Chesterfield board OKs bond issuance to fund Powhite extension, other road projects

Upper Magnolia Regional Chesterfield 1

The Chesterfield County Board of Supervisors recently voted to issue up to $350 million in transportation bonds to fund the Powhite Parkway extension, shown in yellow, and other projects such as the creation of a road network at the Upper Magnolia site, outlined in red. (BizSense file)

The effort to line up funding for the long-planned Powhite Parkway extension in western Chesterfield County took another step forward this month.

The county Board of Supervisors in early May approved the issuance of up to $350 million in bonds for transportation projects, among them the first phase of the Powhite extension.

The initial phase of the extension would lengthen the parkway by 2.25 miles to Woolridge Road from its current terminus near its interchange with Route 288. That first stage also involves construction of an interchange at Charter Colony Parkway and overpasses on Watermill and Brandermill parkways.

County officials previously estimated the first phase of the project to cost $170 million, which would be covered by the bonds and other funding sources.

mattharrischesterfieldcounty

Matt Harris

The overall extension project has been estimated to cost $700 million, with an ultimate plan to extend the Powhite Parkway to Hull Street Road.

Chesterfield is pursuing the parkway extension, which has been on the county’s thoroughfare plan since the late 1980s, to improve vehicular connectivity and decrease traffic congestion in the rapidly growing western area of the county, said Bill Arel, senior engineer at the Chesterfield Department of Transportation.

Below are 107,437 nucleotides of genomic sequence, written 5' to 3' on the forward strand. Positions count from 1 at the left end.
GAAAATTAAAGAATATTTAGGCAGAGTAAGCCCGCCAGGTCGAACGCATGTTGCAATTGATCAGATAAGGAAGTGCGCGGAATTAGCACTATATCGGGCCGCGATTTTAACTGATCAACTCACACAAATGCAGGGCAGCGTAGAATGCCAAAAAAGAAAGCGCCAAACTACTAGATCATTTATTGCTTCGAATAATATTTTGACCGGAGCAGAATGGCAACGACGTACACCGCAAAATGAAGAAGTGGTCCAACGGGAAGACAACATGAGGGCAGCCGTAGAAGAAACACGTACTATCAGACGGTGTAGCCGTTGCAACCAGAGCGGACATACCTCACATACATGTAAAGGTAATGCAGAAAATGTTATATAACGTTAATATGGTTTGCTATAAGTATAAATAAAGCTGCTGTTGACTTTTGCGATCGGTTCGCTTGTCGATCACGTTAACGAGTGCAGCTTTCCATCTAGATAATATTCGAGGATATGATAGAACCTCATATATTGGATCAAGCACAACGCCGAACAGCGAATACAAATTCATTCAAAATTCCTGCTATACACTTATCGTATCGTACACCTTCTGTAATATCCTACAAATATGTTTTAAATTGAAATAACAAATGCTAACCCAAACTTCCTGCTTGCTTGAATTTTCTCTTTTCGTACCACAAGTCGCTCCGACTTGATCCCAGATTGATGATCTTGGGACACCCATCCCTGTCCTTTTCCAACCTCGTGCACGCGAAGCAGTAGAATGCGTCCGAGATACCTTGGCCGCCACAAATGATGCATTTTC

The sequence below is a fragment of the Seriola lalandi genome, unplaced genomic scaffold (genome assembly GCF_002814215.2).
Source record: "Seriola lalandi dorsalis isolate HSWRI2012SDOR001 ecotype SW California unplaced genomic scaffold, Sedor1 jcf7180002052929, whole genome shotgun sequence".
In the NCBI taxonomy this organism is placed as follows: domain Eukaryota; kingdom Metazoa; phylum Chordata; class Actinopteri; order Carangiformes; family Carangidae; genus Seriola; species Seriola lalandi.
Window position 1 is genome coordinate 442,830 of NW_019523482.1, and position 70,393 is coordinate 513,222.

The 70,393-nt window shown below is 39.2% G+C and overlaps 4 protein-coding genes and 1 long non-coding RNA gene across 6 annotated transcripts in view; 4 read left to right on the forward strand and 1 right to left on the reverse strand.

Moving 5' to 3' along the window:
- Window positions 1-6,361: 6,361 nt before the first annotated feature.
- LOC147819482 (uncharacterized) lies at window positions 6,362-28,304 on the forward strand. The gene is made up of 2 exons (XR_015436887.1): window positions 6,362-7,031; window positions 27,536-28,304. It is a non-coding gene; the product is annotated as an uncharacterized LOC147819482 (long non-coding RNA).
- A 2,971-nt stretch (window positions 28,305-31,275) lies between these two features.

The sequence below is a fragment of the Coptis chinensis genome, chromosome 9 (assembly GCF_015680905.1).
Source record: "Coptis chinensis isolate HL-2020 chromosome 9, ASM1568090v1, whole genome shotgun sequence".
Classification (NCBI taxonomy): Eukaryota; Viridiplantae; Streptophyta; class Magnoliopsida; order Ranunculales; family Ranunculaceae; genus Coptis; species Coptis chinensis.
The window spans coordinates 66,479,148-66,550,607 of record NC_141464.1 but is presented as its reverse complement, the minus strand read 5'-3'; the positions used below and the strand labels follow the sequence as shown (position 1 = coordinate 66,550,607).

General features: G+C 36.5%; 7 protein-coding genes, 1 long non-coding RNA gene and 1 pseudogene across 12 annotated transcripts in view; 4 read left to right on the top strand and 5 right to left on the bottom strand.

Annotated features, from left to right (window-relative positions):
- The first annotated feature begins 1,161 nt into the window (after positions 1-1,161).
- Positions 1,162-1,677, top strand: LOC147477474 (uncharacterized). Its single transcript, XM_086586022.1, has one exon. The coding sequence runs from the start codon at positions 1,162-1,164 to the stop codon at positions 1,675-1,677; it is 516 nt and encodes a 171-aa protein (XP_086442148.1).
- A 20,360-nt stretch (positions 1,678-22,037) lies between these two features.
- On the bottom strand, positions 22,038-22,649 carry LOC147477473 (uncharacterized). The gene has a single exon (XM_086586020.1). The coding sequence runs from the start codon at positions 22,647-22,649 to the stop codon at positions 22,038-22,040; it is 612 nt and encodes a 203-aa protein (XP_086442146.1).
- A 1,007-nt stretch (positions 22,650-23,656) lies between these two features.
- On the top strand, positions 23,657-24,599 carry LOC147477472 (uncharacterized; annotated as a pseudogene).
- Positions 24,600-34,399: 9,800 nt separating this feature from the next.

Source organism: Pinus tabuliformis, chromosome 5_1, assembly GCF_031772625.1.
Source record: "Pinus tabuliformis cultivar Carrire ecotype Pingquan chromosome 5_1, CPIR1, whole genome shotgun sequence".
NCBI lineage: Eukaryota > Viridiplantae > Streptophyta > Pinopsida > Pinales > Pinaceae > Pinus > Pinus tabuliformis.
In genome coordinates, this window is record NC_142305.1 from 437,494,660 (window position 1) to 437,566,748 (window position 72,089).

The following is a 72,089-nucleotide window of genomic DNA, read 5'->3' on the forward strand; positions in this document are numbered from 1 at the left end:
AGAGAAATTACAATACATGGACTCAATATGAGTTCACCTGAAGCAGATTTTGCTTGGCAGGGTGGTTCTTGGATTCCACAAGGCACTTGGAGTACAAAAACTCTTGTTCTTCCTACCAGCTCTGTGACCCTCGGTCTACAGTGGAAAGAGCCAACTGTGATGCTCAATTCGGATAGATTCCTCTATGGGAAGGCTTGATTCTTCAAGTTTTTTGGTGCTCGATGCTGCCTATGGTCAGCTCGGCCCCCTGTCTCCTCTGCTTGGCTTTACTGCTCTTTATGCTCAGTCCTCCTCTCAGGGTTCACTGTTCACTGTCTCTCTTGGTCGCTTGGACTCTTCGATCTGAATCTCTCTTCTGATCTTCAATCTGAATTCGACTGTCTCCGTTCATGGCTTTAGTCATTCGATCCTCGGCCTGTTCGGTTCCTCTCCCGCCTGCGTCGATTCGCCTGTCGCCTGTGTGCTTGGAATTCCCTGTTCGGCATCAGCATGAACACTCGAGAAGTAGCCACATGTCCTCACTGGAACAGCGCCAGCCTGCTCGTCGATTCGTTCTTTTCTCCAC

The extension’s first leg is still in its design phase, and Arel estimated last week that stage of the project is roughly 30% to 40% completed. He said a construction contract for the project is planned to be awarded in 2025.

Deputy County Administrator Matt Harris said a contractor bid package for the Powhite project could be finalized in six to 12 months.

County supervisors voted to approve the bonds issuance in early May, and the county plans to sell the bonds in June.

Harris anticipated that the county will actually seek to sell $300 million in bonds for the transportation projects, in line with plans unveiled earlier this year as part of the county’s recently approved fiscal year 2025 budget. The additional $50 million in bonds is intended to provide flexibility in securing the financing for the projects.

“It just gives us some leeway depending on how the actual transaction is structured. We might be in excess of $300 million if it’s got a premium associated with it,” Harris said in an interview with BizSense.

Other projects to receive funding through the bond sale include extensions of Center Pointe Parkway (from its current end at Tomahawk Creek Road to a new intersection with Old Hundred Road), Woolridge Road (from Route 360 to Old Hundred Road) and Nash Road (from Beach Road to Route 10).

Also anticipated to receive bond proceeds are the widening of Woolridge between Genito and Lacoc roads, construction of a road network to serve a new high school and other civic facilities planned for Upper Magnolia Green, and drainage improvements on Otterdale Road.

Bond sale proceeds would finance the projects and Chesterfield plans to pay off the municipal bonds, which are essentially loans, using the county’s share of tax revenue from the Central Virginia Transportation Authority.

The authority, created in 2020, finances regional transportation projects using sales and fuel tax proceeds, half of which is given annually to localities in the region.

Chesterfield brings in about $30 million annually from its CVTA allocation, according to a county news release.